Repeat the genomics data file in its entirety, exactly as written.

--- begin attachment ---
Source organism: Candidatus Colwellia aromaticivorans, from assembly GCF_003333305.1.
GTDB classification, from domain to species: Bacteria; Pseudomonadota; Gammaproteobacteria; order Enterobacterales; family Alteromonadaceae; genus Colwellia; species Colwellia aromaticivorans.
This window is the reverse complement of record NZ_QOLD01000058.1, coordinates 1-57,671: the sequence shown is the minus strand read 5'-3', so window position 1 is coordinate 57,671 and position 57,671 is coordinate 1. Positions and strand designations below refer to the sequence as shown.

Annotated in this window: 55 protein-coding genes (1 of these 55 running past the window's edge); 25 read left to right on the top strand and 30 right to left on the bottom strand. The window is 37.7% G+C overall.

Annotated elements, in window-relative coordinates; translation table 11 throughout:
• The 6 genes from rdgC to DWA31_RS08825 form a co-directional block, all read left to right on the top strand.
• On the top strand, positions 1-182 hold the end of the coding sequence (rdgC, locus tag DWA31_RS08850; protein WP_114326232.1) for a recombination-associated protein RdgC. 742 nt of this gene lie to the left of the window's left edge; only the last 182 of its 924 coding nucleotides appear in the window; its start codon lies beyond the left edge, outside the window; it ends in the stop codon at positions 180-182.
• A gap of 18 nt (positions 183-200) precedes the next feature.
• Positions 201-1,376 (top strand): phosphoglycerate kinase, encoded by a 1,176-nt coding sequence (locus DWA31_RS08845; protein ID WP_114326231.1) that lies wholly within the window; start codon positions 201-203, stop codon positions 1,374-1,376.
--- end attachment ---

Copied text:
Source organism: Candidatus Colwellia aromaticivorans, from assembly GCF_003333305.1.
GTDB classification, from domain to species: Bacteria; Pseudomonadota; Gammaproteobacteria; order Enterobacterales; family Alteromonadaceae; genus Colwellia; species Colwellia aromaticivorans.
This window is the reverse complement of record NZ_QOLD01000058.1, coordinates 1-57,671: the sequence shown is the minus strand read 5'-3', so window position 1 is coordinate 57,671 and position 57,671 is coordinate 1. Positions and strand designations below refer to the sequence as shown.

Annotated in this window: 55 protein-coding genes (1 of these 55 running past the window's edge); 25 read left to right on the top strand and 30 right to left on the bottom strand. The window is 37.7% G+C overall.

Annotated elements, in window-relative coordinates; translation table 11 throughout:
• The 6 genes from rdgC to DWA31_RS08825 form a co-directional block, all read left to right on the top strand.
• On the top strand, positions 1-182 hold the end of the coding sequence (rdgC, locus tag DWA31_RS08850; protein WP_114326232.1) for a recombination-associated protein RdgC. 742 nt of this gene lie to the left of the window's left edge; only the last 182 of its 924 coding nucleotides appear in the window; its start codon lies beyond the left edge, outside the window; it ends in the stop codon at positions 180-182.
• A gap of 18 nt (positions 183-200) precedes the next feature.
• Positions 201-1,376 (top strand): phosphoglycerate kinase, encoded by a 1,176-nt coding sequence (locus DWA31_RS08845; protein ID WP_114326231.1) that lies wholly within the window; start codon positions 201-203, stop codon positions 1,374-1,376.